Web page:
Baotou rare earth

Skyline of Baotou. Photo credit: Liam Young/Unknown Fields

Tim Maughan, a BBC correspondent, described an artificial lake filled with a black, barely-liquid, toxic sludge. “Dozens of pipes line the shore, churning out a torrent of thick, black, chemical waste from the refineries that surround the lake. The smell of sulphur and the roar of the pipes invades my senses. It feels like hell on Earth,” he wrote.

More from Maughan’s report:

Baotou’s many coal-burning power stations sit unsettlingly close to freshly built apartment towers. Everywhere you look, between the half-completed tower blocks and hastily thrown up multi-storey parking lots, is a forest of flame-tipped refinery towers and endless electricity pylons. The air is filled with a constant, ambient, smell of sulphur. It’s the kind of industrial landscape that America and Europe has largely forgotten.

“Before the factories were built, there were just fields here as far as the eye can see. In the place of this radioactive sludge, there were watermelons, aubergines and tomatoes,” laments Li Guirong, secretary general of the local branch of the Communist party, and one of the few residents who dares to speak out.

The mine started in 1958, and by the end of the 1980s, crops in nearby villages started to fail, Li explained. “Plants grew badly. They would flower all right, but sometimes there was no fruit or they were small or smelt awful.” Ten years later, vegetables stopped growing altogether. The air is full of fumes of sulphuric acid and coal dust, while the soil and groundwater are saturated with toxic substances.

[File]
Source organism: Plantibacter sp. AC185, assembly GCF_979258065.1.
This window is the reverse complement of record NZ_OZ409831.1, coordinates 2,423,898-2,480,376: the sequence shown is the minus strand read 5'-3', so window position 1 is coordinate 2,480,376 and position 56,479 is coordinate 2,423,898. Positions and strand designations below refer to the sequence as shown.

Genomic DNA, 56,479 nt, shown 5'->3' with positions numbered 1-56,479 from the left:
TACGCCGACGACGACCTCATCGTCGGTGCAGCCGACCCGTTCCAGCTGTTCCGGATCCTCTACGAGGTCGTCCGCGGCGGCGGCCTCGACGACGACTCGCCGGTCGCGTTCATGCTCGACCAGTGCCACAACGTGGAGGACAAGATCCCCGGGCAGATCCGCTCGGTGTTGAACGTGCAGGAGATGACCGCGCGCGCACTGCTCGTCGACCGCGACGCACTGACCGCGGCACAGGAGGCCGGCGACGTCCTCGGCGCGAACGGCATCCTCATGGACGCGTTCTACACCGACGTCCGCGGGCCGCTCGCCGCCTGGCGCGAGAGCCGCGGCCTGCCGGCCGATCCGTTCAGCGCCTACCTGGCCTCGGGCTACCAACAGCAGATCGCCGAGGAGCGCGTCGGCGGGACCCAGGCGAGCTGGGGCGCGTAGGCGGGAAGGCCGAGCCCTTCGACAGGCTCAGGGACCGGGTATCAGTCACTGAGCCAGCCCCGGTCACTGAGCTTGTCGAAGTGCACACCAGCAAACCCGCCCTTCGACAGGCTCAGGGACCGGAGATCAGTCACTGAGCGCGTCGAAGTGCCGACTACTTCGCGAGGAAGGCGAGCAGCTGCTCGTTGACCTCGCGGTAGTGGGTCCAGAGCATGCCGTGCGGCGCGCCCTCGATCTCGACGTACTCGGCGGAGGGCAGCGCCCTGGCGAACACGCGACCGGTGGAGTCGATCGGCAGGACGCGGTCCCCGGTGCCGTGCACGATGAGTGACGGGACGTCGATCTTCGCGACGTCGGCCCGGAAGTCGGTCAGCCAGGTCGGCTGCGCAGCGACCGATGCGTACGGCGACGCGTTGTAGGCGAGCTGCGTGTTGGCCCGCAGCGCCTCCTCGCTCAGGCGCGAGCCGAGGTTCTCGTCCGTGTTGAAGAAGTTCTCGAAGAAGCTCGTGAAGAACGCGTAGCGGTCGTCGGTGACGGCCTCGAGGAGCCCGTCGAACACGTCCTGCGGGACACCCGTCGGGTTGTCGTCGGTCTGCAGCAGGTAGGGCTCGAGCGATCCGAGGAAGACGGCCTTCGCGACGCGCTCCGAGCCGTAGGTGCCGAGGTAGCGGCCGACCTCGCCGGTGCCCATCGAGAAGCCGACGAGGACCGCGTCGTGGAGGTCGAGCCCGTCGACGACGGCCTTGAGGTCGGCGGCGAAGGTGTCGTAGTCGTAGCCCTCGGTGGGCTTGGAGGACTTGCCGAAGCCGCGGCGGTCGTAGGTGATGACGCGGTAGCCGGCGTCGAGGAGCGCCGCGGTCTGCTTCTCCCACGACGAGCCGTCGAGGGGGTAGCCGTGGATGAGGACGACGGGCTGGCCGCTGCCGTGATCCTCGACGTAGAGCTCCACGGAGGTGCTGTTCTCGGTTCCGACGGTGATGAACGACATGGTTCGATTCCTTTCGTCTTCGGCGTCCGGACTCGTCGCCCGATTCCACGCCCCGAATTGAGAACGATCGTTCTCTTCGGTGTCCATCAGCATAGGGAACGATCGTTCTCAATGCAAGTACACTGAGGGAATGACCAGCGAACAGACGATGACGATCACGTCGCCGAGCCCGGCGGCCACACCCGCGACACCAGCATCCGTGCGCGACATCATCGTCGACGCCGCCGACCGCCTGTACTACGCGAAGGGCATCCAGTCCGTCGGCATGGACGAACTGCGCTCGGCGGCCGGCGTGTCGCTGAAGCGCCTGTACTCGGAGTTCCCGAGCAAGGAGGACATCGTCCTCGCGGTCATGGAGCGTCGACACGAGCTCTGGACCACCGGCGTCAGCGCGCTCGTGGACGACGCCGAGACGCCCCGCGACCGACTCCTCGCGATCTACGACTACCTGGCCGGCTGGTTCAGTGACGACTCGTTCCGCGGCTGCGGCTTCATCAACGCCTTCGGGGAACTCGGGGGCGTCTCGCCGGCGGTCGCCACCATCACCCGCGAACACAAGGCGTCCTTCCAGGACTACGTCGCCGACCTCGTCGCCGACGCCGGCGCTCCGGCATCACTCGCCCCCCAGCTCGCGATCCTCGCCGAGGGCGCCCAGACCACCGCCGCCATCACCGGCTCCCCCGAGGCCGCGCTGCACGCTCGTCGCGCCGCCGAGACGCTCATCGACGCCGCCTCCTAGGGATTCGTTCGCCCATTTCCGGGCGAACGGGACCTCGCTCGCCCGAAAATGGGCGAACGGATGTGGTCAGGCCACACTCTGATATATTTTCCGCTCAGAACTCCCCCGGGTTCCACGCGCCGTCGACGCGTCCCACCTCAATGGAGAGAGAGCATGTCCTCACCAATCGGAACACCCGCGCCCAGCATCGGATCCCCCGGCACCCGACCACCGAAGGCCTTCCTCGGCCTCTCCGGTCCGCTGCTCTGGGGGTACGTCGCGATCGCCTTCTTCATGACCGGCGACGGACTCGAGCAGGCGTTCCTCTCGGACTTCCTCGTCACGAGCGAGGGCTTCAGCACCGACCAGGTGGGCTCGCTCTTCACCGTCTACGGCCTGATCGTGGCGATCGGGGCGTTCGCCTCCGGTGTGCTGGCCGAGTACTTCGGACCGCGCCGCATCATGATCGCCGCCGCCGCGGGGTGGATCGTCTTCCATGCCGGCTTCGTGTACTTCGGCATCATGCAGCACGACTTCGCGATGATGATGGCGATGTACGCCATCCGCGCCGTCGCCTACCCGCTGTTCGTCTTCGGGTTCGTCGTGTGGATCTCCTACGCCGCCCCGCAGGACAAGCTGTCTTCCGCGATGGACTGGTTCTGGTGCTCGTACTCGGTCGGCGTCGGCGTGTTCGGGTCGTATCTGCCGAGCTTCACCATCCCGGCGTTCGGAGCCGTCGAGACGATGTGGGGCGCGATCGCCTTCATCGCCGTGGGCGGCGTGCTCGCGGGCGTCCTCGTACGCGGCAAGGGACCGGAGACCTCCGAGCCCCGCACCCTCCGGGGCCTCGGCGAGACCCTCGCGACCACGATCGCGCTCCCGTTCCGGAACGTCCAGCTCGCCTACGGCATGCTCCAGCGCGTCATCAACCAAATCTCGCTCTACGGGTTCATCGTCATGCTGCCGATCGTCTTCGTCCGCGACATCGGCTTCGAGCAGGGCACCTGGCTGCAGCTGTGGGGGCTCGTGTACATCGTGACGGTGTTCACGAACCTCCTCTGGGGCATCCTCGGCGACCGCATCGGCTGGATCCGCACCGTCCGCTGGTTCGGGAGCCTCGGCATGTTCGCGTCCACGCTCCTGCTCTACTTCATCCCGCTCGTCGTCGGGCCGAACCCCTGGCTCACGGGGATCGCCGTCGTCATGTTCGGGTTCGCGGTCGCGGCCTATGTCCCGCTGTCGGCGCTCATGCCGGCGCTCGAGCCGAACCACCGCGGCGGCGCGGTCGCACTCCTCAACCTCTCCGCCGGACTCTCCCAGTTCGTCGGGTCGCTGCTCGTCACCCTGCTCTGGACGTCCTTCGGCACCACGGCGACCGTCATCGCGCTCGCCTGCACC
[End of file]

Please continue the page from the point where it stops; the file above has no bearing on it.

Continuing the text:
Baotou rare earth

A refinery in Baotou pumps toxic and radioactive tailings into an adjacent artificial lake. Photo credit: Liam Young/Unknown Fields

China’s monopoly on rare earth elements and its self-imposed trade restrictions has been challenged by the World Trade Organization. Other nations are desperately trying to find alternative sources in Australia, Europe, North and South America and Africa. Many existing mines in these countries were driven out of business when China undercut world prices in the 1990s, and it will take some years to restart production. Another option is to recycle electronic waste. According to one news report, there is an estimated 300,000 tons of rare earths stored in unused electronics in Japan alone.

Ironically, although China controls the rare earth market, only 30 percent of the world’s deposits are located there. The rest of the countries are just too worried about polluting their environment. In central Spain, for instance, a rare-earth mining project was proposed that could have supplied one-third of Europe’s annual demand. But the project was suspended by regional authorities due to social and environmental concerns.

Things are different in China. Here, environment always takes the backseat.

“It could be argued,” writes Tim Maughan, “that China’s dominance of the rare earth market is less about geology and far more about the country’s willingness to take an environmental hit that other nations shy away from.”

Baotou rare earth

A refinery in Baotou pumps toxic and radioactive tailings into an adjacent artificial lake. Photo credit: Liam Young/Unknown Fields